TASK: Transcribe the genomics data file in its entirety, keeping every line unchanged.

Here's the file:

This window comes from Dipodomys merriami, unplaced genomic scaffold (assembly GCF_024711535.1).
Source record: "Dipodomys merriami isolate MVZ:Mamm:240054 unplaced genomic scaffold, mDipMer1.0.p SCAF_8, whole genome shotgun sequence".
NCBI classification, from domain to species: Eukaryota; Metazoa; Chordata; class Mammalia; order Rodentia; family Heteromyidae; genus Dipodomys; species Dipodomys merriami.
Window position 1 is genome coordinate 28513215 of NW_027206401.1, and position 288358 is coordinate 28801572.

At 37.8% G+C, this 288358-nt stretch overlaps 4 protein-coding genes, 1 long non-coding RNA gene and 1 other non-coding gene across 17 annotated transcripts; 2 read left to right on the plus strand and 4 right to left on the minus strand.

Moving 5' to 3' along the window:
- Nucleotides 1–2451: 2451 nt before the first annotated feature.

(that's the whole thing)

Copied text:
This window comes from Dipodomys merriami, unplaced genomic scaffold (assembly GCF_024711535.1).
Source record: "Dipodomys merriami isolate MVZ:Mamm:240054 unplaced genomic scaffold, mDipMer1.0.p SCAF_8, whole genome shotgun sequence".
NCBI classification, from domain to species: Eukaryota; Metazoa; Chordata; class Mammalia; order Rodentia; family Heteromyidae; genus Dipodomys; species Dipodomys merriami.
Window position 1 is genome coordinate 28513215 of NW_027206401.1, and position 288358 is coordinate 28801572.

At 37.8% G+C, this 288358-nt stretch overlaps 4 protein-coding genes, 1 long non-coding RNA gene and 1 other non-coding gene across 17 annotated transcripts; 2 read left to right on the plus strand and 4 right to left on the minus strand.

Moving 5' to 3' along the window:
- Nucleotides 1–2451: 2451 nt before the first annotated feature.